Latest X Prize aims to measure acid in oceans

The $2 million challenge tasks competitors with accurately measuring ocean acidification, a step toward improving the health of our seas and inspiring new market-based uses of the oceans.

Daniel Terdiman
Daniel Terdiman Former Senior Writer / News
Daniel Terdiman is a senior writer at CNET News covering Twitter, Net culture, and everything in between.
2 min read
Pollution litters the Pacific Ocean. CBS

Our oceans are becoming critically polluted, with acidification threatening the health and biodiversity of the world's largest bodies of water. But no one knows exactly how bad the problem is.

That's the problem that the latest X Prize, known as the Wendy Schmidt Ocean Health Challenge, aims to solve. Competitors will compete for $2 million in prize money that will go to the team or teams that best come up with systems for measuring the pH level of the oceans.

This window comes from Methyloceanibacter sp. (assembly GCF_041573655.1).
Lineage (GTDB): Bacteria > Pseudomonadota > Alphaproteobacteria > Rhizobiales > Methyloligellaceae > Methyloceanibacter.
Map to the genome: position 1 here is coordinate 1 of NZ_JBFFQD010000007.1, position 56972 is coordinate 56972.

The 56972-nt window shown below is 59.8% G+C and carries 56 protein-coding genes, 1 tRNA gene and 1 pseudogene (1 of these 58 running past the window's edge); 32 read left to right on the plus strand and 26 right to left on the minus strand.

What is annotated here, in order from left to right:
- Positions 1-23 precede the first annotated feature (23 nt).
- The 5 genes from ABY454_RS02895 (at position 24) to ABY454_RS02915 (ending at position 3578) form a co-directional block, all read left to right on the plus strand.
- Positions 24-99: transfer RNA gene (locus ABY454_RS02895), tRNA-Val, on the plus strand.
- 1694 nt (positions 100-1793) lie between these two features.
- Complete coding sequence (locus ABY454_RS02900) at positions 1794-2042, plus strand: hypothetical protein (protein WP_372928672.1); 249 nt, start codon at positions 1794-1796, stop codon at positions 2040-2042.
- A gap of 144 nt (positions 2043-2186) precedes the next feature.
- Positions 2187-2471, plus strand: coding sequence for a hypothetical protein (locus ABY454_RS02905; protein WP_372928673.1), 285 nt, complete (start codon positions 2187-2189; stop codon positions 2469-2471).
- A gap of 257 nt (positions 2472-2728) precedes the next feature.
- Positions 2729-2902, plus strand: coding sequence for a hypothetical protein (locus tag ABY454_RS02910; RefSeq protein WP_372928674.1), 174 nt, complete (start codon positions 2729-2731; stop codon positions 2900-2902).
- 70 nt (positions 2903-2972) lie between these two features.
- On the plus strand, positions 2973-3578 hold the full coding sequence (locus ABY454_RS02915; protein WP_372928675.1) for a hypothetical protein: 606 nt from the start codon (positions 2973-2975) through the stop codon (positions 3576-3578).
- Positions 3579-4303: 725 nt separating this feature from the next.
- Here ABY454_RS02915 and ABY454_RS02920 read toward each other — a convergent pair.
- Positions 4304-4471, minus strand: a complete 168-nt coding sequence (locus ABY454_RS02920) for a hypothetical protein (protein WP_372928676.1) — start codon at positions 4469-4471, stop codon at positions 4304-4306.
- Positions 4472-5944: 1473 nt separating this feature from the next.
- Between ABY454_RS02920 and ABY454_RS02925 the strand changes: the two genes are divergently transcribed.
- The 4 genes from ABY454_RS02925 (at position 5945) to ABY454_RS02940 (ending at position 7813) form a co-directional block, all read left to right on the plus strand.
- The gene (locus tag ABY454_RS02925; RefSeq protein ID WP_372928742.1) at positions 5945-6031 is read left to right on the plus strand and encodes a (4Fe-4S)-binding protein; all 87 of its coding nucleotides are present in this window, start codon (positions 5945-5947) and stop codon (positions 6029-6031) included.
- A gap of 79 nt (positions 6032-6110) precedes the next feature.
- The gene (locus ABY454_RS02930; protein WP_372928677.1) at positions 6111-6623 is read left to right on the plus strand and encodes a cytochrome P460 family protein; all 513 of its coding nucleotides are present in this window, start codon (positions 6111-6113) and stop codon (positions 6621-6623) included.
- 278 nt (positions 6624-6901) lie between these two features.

Half the prize money will be awarded for the most accurate sensors, while the other half will go to the team that comes up with the most affordable solution.

"We don't have the data that allows us to understand and allow to respond," said Paul Bunje, the senior director of oceans at the X Prize Foundation. "New developments are moving slowly forward, but...we lack the ability to (deploy) these things around the world."

Bunje explained that the goals behind the challenge are two-fold. One the one hand, competitors will seek to make the most accurate, strong, and affordable pH sens will create accurate, robust, and affordable ocean-based pH sensors. And on the other, Bunje is hopeful that better measurement of the acidification of the oceans will "ignite an industry in ocean data, ocean analytics, and ocean services, [creating] value not just for scientists, but to anyone who uses the sea."

As Bunje put it, X Prizes are not just meant to solve a problem, but also to help catalyze new industries, even while educating the public about some of the issues that most bedevil us.